Fortunately for European sporting goods retailers, the second wave of the coronavirus pandemic appears so far to have been more manageable, leading some governments to relax a ban on sales of non-essential products in physical stores after only about one month of enforcement – a lot less than during the first wave, which led many retailers to go online for the first time. However, retailers who depend heavily on sales of winter sports equipment may face a lockdown of the related snow sports facilities in the mountains.

The French government has allowed non-essential stores to reopen this coming Saturday, one week earlier than planned, to allow them to sell products for the Christmas shopping season, possibly at full price before a delayed start of their annual Black Friday promotions. In a kind gesture of solidarity, Amazon France had previously agreed to delay its own Black Friday promotions for one week. In Italy and Spain, however, some sporting goods retailers launched their Black Friday events a few days ago.

Furthermore, to help space out shoppers’ visits, French stores may stay open until 9 PM, and may even be allowed to do business on Sundays. As in Germany, the number of customers permitted will depend on the size of the store. The retail lockdown will also be lifted in England on Dec. 2, although many people started their Christmas shopping in October, and many will prefer to shop online to avoid contagion.

In Scandinavia generally, the sporting goods market grew very strongly during the second and third quarters, partly because locals could not travel abroad as before. For the same reasons, they are now expected to spend more for Christmas.

The French sporting goods industry association, Union Sport & Cycle, had joined many others in calling for an earlier reopening of sporting goods shops, noting that sales of sporting goods had declined by 87 percent during the first lockdown in April as compared to sales in April 2019.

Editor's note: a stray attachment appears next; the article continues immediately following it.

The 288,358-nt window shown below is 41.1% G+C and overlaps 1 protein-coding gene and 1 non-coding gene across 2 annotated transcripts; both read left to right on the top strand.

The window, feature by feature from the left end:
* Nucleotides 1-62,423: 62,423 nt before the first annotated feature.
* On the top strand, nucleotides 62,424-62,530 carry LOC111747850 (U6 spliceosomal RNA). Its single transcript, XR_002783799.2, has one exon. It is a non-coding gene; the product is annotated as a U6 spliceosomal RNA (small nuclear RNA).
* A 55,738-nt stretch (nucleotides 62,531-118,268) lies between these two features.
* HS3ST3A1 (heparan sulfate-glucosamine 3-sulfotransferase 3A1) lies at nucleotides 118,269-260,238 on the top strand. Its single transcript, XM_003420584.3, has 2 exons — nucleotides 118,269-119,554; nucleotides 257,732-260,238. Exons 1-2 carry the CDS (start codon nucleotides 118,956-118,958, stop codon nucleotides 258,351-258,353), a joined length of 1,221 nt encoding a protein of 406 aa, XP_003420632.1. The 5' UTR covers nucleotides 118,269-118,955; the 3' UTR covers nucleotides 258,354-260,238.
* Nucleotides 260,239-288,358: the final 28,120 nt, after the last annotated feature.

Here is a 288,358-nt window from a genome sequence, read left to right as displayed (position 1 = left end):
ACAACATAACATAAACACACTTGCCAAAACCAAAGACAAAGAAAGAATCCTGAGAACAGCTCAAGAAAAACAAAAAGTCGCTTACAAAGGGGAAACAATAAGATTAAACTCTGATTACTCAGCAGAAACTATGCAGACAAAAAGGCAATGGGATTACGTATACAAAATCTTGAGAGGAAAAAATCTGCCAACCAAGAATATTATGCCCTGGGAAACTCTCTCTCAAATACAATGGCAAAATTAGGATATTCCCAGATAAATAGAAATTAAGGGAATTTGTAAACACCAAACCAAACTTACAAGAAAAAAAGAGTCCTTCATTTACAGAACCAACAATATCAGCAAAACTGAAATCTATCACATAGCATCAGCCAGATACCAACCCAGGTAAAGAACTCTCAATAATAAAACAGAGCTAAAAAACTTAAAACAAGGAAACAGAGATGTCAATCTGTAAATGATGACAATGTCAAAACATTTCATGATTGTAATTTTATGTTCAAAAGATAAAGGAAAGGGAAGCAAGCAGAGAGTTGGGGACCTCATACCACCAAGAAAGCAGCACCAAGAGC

Judging from the figures provided by NPD for the third quarter, the sales outlook for this year is not as bad in our sector as in others, such as the market for other types of clothing and footwear, thanks in part to the internet and consumers’ growing desire to stay fit while maintaining their social distancing, particularly through running, cycling, golf and outdoor sports in general.

Aside from categories like team sports, which are certain to register a big drop this year, winter sports could be negatively affected by Covid-19, even if there is enough snow for their practice. The French government had initially indicated that it would make a decision on the operations of ski resorts between Dec. 5 and 8, probably in concert with the governments of other countries, but President Emmanuel Macron has indicated that alpine skiing will be prohibited until at least mid-January to prevent contagion in cable cars and other facilities. There will certainly be fewer tourists in the resorts, because restaurants and bars will also remain closed until mid-January at least.

Certain ski resorts in Italy were recently closed for the same reasons. They are generally open now in Switzerland, but for how long? In Austria, the government has shown a willingness to help sporting goods retailers weather a possible downturn by doubling subsidies for those that likely to suffer a major sales decline for one reason or another.

Photo: Martin Sanchez via Unsplash